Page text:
Explanations I've heard (but no one could mention reliable sources) vary from thunderstorms (the air itself turns 'sour' - low PH) and anaerobe bacteria to women having their period.

That it happens, is not a matter of discussion, it does. It's not a fable from the distant past. So, suggestions anyone?
 

Offline etonmessup

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Can A Thunderstorm really Curdle Milk ?
« Reply #9 on: 05/06/2010 23:38:20 »
Hello Fellow Scientists and amateur milk empiricists,

On this thundery night in Nottingham, we were whipping cream to prepare an Eton Mess for our guests.  The cream was just forming soft peaks as required when within a few seconds, the cream separated into fat and water (curdled).  A knowledgeable guest shrieked "Oh my goodness, she was right!" - a Eureka moment!  The shrieking old wife, racked with guilt professed to having previously ridiculed her friend for suggesting that a thunderstorm could curdle milk.  Clearly (see attached photo), we now have proof.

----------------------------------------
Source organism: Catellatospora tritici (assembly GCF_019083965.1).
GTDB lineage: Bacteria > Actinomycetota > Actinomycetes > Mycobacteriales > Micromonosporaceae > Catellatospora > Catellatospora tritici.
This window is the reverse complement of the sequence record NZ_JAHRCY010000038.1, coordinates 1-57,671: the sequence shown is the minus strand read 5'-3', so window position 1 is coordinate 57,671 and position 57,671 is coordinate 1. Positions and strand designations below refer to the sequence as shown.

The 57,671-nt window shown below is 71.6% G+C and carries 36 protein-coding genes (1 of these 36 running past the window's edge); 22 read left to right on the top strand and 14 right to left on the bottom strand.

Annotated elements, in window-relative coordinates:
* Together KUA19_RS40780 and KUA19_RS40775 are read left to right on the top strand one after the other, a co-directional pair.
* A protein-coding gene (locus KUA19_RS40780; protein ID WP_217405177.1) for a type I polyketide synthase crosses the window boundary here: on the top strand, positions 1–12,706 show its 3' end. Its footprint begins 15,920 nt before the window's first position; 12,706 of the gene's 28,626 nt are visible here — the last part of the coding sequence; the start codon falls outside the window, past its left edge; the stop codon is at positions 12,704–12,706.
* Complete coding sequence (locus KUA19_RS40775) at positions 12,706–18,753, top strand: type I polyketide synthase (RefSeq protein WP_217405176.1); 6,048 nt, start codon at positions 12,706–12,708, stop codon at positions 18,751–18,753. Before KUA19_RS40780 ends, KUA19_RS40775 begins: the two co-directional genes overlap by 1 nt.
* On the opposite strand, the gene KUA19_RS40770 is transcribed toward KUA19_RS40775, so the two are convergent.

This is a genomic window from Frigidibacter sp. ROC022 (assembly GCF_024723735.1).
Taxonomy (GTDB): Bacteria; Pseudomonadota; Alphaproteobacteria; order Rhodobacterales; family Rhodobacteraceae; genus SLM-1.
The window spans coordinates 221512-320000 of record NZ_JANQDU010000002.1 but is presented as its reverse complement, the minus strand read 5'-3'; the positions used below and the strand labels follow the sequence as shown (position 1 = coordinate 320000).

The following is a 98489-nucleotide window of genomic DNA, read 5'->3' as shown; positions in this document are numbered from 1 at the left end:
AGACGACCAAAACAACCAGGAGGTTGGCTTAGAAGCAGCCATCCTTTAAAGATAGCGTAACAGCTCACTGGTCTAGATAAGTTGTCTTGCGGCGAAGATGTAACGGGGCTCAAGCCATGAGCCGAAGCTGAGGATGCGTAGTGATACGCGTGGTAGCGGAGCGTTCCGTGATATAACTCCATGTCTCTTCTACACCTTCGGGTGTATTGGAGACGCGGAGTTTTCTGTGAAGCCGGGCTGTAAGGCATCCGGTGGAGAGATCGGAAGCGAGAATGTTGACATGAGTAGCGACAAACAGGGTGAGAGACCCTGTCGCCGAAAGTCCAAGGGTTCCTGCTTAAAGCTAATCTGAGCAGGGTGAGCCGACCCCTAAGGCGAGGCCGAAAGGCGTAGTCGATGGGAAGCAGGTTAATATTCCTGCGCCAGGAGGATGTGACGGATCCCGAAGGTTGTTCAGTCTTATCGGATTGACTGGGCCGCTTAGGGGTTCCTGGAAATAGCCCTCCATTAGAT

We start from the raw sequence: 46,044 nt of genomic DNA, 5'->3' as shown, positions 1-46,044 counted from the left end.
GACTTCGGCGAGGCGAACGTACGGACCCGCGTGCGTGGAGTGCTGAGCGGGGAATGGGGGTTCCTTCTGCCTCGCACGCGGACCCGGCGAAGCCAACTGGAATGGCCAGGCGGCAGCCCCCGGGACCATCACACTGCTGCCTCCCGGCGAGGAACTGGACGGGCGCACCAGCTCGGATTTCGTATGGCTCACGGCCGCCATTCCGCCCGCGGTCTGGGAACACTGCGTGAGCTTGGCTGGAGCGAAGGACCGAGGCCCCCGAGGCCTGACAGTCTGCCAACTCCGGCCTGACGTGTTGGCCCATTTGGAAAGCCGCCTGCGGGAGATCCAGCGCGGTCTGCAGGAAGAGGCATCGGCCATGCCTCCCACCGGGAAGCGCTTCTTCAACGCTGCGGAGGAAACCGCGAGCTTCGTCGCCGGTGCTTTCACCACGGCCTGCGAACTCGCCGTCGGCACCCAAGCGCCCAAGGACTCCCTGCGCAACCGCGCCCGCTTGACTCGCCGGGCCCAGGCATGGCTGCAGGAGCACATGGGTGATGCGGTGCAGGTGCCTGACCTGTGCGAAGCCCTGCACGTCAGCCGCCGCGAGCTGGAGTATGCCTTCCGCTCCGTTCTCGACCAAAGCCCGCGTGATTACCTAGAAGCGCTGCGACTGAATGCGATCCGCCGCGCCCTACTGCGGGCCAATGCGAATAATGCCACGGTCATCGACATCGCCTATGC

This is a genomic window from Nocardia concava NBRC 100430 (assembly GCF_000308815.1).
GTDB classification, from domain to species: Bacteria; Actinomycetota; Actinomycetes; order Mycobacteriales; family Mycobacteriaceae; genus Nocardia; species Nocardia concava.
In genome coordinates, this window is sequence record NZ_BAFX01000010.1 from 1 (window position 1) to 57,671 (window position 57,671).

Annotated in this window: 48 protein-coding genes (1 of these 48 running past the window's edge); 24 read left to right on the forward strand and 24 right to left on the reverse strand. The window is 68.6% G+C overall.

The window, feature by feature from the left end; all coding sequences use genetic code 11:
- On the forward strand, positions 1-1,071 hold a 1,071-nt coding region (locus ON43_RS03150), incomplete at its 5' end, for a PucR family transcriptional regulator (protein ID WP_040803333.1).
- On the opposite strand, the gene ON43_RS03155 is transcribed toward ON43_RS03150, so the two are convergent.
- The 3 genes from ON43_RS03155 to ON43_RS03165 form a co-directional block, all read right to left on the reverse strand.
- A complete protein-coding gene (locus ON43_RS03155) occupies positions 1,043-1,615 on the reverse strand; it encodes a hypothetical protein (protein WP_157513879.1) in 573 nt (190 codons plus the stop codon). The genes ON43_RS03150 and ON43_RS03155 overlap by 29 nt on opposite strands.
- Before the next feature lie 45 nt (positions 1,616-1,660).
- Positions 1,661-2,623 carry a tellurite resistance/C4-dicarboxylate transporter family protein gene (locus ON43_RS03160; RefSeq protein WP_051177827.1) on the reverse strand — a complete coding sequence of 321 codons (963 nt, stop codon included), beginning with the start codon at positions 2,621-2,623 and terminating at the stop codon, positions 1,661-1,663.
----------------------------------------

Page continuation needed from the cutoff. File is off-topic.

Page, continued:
Can anyone please explain why this has happened because we have no pudding and need to fill the evening.

Many thanks,

Etonmessup

 

Offline colinjcurry

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Re: Can A Thunderstorm really Curdle Milk ?
« Reply #10 on: 05/07/2012 17:19:24 »
I know this thread is old, but saw that this question was not answered.

What you've managed to do is make butter - the fat molecules have come out of suspension and formed an emulsion with water. The cream has not curdled - this would involve denaturing proteins. Whip cream long enough and you'll get butter, thunderstorm or no.
 

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Re: Can A Thunderstorm really Curdle Milk ?
« Reply #10 on: 05/07/2012 17:19:24 »